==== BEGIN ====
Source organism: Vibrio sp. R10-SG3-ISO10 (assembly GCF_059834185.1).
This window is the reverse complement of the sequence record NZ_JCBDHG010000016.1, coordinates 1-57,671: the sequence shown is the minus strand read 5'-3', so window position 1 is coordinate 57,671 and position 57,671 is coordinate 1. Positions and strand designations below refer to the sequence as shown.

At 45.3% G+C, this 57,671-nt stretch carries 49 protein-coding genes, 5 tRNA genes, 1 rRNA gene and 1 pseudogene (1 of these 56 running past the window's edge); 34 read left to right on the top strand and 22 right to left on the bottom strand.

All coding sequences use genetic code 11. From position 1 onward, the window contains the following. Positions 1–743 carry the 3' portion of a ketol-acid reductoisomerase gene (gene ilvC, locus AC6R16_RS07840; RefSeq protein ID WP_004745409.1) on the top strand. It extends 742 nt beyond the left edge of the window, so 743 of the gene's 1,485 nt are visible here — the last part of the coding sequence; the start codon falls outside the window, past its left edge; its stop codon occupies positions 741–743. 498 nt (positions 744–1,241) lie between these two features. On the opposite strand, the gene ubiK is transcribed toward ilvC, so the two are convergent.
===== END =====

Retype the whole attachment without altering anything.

Source organism: Vibrio sp. R10-SG3-ISO10 (assembly GCF_059834185.1).
This window is the reverse complement of the sequence record NZ_JCBDHG010000016.1, coordinates 1-57,671: the sequence shown is the minus strand read 5'-3', so window position 1 is coordinate 57,671 and position 57,671 is coordinate 1. Positions and strand designations below refer to the sequence as shown.

At 45.3% G+C, this 57,671-nt stretch carries 49 protein-coding genes, 5 tRNA genes, 1 rRNA gene and 1 pseudogene (1 of these 56 running past the window's edge); 34 read left to right on the top strand and 22 right to left on the bottom strand.

All coding sequences use genetic code 11. From position 1 onward, the window contains the following. Positions 1–743 carry the 3' portion of a ketol-acid reductoisomerase gene (gene ilvC, locus AC6R16_RS07840; RefSeq protein ID WP_004745409.1) on the top strand. It extends 742 nt beyond the left edge of the window, so 743 of the gene's 1,485 nt are visible here — the last part of the coding sequence; the start codon falls outside the window, past its left edge; its stop codon occupies positions 741–743. 498 nt (positions 744–1,241) lie between these two features. On the opposite strand, the gene ubiK is transcribed toward ilvC, so the two are convergent.